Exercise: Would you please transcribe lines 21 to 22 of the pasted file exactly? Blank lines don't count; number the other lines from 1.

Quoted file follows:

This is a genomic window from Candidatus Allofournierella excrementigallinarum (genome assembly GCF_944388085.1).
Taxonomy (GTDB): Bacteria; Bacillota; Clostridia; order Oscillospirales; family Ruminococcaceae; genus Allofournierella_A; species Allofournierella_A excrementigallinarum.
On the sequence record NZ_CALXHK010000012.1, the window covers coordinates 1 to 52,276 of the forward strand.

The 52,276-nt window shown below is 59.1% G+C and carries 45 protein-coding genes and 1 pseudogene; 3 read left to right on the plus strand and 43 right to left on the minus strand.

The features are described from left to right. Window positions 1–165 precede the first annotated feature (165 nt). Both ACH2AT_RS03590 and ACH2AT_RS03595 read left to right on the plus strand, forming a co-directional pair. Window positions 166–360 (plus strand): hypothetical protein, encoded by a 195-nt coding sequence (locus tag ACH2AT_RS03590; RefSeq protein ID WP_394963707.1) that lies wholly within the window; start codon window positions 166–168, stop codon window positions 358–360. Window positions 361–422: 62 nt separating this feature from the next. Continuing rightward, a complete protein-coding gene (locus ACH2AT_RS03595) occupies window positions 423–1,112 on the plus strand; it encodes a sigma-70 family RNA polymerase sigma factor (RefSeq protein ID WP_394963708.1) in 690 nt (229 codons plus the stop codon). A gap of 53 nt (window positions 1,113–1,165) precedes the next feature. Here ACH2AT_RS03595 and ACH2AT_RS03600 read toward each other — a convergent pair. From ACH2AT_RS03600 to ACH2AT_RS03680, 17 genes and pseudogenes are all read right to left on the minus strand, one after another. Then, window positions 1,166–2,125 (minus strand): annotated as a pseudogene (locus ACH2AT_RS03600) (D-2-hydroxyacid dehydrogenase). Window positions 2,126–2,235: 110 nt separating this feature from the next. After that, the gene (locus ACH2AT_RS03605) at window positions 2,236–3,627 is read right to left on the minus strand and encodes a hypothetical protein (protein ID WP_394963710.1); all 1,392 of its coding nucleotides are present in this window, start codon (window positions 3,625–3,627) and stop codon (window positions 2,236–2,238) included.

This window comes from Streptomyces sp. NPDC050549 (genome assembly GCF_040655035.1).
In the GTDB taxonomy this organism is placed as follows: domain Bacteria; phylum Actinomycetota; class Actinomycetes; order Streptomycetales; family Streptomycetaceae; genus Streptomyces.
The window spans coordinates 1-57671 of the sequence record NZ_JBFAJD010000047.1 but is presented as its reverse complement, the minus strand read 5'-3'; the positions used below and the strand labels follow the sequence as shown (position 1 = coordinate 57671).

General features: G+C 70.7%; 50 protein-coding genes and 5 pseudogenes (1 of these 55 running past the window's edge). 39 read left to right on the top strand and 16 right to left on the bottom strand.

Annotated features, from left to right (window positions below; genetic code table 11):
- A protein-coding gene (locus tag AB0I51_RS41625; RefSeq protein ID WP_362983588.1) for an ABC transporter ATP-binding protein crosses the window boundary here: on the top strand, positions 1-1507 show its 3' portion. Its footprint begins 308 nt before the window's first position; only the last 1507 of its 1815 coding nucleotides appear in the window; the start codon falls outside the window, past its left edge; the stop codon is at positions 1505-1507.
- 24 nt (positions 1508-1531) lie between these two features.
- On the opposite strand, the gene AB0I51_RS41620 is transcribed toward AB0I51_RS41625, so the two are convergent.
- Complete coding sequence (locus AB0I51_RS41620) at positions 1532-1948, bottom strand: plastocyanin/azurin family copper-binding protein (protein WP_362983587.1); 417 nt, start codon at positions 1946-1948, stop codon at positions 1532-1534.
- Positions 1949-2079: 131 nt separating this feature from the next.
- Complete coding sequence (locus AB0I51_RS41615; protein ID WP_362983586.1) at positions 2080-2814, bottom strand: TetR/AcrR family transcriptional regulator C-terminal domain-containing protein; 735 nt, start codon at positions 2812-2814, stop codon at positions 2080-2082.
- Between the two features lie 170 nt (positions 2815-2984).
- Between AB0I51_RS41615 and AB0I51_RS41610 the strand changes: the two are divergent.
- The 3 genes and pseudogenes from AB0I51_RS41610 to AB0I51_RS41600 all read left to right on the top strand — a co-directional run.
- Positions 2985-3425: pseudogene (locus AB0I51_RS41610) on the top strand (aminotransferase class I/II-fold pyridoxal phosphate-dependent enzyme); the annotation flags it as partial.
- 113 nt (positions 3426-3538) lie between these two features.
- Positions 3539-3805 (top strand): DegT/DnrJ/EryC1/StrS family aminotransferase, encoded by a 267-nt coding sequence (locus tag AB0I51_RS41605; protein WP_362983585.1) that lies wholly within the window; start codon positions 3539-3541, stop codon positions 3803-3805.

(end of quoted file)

- 113 nt (positions 3426-3538) lie between these two features.
- Positions 3539-3805 (top strand): DegT/DnrJ/EryC1/StrS family aminotransferase, encoded by a 267-nt coding sequence (locus tag AB0I51_RS41605; protein WP_362983585.1) that lies wholly within the window; start codon positions 3539-3541, stop codon positions 3803-3805.